|Directed by||Tom Shadyac|
|Release date(s)||June 22, 2007|
Evan Almighty is a 2007 American comedy film starring Jon Stewart, Steve Carell, Morgan Freeman and a panel of unrelated background characters. The film's budget was $140 million, making it the most expensive film starring Jon Stewart of all time. Film critic Andrew Haulk speculated that if the film starred someone other than Carell, and/or if the film was not being produced by Paramount Pictures, the Jon Stewart cameo would cause the budget to reach "not 9, but 10 digits".
- 1 Synopsis
- 2 Jon Stewart cameo
- 3 Reception
- 4 References
- 5 See Also
Jon Stewart cameo
Often regarded as the staple of the film by many film critics, the Jon Stewart cameo in the second half of the film was regarded as the main attraction. Jon Stewart appeared in the context of his show, The Daily Show, on a small TV screen in a food and drink place, wherein he discussed Evan's ark in-character, but only briefly, in roughly two or three sentences.
The first cameo was announced in February 2007, when director Tom Shadyac decided it would improve the film's otherwise bland and pointless script. Jon Stewart's first cameo was filmed over the course of three months on The Daily Show's set. The crew spent $40 million on Stewart's 7 second cameo for scripting, filming and taming Stewart. After the cameo was announced, the film's website was temporarily down due to a mass of incoming traffic.
The final cameo was poorly received. Tim Gronsky noted that it is mainly due to the fact that the joke was much of a pun, but partly because the management of the film decided not to make the entire film around Stewart. Others marked the failed reception of the cameo to be mainly because it was not filmed so that it covered the entire screen.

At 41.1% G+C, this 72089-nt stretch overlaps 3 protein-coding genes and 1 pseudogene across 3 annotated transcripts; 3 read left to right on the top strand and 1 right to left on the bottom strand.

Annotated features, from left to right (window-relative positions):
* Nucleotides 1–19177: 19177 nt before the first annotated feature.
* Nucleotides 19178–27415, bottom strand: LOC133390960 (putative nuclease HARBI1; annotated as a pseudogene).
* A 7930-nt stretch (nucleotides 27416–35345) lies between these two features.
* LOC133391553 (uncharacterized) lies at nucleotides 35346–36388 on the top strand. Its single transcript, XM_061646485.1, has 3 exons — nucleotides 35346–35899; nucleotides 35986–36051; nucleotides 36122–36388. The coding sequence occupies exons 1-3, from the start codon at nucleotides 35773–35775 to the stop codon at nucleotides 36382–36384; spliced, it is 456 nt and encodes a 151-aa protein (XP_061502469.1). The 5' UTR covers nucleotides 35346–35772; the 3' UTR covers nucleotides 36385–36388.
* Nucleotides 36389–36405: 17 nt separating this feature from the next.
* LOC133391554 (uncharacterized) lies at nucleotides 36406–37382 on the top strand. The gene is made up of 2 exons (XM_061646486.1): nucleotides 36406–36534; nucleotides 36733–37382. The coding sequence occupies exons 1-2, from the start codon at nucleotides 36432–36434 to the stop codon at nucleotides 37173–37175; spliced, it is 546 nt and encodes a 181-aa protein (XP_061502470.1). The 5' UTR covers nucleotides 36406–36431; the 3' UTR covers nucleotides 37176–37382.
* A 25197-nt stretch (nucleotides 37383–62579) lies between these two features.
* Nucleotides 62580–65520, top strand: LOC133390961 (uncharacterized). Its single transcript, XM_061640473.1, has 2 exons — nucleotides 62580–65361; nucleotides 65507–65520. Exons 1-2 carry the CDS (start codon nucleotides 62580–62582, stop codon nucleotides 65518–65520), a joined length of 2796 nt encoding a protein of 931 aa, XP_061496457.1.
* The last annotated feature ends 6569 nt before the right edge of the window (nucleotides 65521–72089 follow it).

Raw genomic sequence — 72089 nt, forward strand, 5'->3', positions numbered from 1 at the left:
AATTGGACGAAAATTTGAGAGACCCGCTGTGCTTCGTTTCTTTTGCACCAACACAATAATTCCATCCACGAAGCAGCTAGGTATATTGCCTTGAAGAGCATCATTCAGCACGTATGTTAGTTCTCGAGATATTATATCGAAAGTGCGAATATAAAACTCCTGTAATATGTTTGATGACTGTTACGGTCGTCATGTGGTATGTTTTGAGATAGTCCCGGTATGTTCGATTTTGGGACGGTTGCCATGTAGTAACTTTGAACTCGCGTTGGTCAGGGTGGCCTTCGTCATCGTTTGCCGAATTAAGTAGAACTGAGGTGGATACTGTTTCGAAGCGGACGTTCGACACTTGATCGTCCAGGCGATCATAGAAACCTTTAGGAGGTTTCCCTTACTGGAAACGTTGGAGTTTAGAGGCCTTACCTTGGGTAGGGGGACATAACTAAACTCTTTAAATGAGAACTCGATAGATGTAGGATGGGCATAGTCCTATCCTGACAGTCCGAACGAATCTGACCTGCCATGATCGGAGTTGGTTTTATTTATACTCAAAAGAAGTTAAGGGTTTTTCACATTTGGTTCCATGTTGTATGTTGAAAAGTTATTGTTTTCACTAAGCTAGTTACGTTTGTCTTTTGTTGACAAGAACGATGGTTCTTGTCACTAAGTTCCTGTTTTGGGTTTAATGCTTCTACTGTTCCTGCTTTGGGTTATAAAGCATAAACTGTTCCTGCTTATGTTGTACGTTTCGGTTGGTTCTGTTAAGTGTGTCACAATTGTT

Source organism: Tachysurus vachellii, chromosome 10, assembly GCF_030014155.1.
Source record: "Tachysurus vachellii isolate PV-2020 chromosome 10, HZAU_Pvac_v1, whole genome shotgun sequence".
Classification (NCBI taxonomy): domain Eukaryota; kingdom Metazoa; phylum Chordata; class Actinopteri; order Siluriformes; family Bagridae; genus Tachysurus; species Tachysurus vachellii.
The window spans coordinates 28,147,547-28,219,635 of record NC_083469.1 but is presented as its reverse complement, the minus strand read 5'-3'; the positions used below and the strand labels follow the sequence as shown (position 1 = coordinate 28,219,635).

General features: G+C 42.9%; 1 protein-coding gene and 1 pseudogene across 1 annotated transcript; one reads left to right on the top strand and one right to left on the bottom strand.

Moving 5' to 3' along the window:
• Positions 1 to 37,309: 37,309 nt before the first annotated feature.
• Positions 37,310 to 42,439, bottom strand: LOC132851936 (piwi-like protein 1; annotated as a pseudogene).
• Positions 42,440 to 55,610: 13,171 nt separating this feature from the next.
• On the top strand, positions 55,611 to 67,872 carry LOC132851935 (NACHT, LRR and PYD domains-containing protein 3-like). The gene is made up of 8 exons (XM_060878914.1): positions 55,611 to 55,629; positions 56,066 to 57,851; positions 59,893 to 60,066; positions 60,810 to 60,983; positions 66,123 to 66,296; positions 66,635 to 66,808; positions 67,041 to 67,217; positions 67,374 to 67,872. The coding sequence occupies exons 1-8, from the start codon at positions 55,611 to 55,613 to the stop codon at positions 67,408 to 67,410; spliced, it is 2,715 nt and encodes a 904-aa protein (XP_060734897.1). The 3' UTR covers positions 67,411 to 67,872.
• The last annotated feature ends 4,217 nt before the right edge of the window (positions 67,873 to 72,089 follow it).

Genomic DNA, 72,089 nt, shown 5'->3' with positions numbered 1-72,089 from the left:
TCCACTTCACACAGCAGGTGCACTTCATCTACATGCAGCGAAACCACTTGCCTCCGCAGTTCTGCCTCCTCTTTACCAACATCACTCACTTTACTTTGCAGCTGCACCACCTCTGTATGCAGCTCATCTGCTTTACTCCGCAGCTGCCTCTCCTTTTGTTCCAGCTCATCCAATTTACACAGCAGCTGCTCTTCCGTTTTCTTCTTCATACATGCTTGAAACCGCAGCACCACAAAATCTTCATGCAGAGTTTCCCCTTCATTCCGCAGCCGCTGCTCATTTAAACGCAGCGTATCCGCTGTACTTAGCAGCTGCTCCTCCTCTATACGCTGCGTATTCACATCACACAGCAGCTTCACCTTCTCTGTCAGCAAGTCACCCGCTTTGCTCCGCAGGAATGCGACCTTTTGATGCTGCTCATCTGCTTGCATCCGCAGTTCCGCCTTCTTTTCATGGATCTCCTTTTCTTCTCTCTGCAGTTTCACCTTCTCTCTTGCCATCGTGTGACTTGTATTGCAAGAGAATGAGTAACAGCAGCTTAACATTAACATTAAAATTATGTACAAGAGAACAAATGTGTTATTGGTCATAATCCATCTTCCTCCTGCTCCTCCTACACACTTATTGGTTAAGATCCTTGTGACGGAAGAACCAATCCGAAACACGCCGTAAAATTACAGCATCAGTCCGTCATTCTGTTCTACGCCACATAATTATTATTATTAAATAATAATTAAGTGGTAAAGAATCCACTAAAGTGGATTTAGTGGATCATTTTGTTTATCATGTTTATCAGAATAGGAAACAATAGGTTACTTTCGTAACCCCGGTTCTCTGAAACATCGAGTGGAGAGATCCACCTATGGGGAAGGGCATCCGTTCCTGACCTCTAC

After the success of announcing the first cameo, producers announced that Stewart will be attending a second cameo, which is shown roughly 2 minutes and 36 seconds after the first ends. This cameo introduced the common Daily Show pun added next to each news headline - in this case being "Evan Almighty".
NY Times writer Greg Floyd mentioned: "When I was watching [Evan Almighty] in the cinema, the entire audience began hailing when the second cameo came around. They took it as a form of redundant humor".
While anticipation played a key role in the Jon Stewart cameos, the director had also made viewers of the film sense that Jon Stewart will soon be shown in the film through the use of subliminal messages and neuro-integrated visual imagery. This technique, also used in the 1999 film Fight Club, is used to introduce Stewart to the audience's subconscious plains, so familiarizing them with Stewart in his later appearances and keeping the audience from leaving mid-film from the cinema.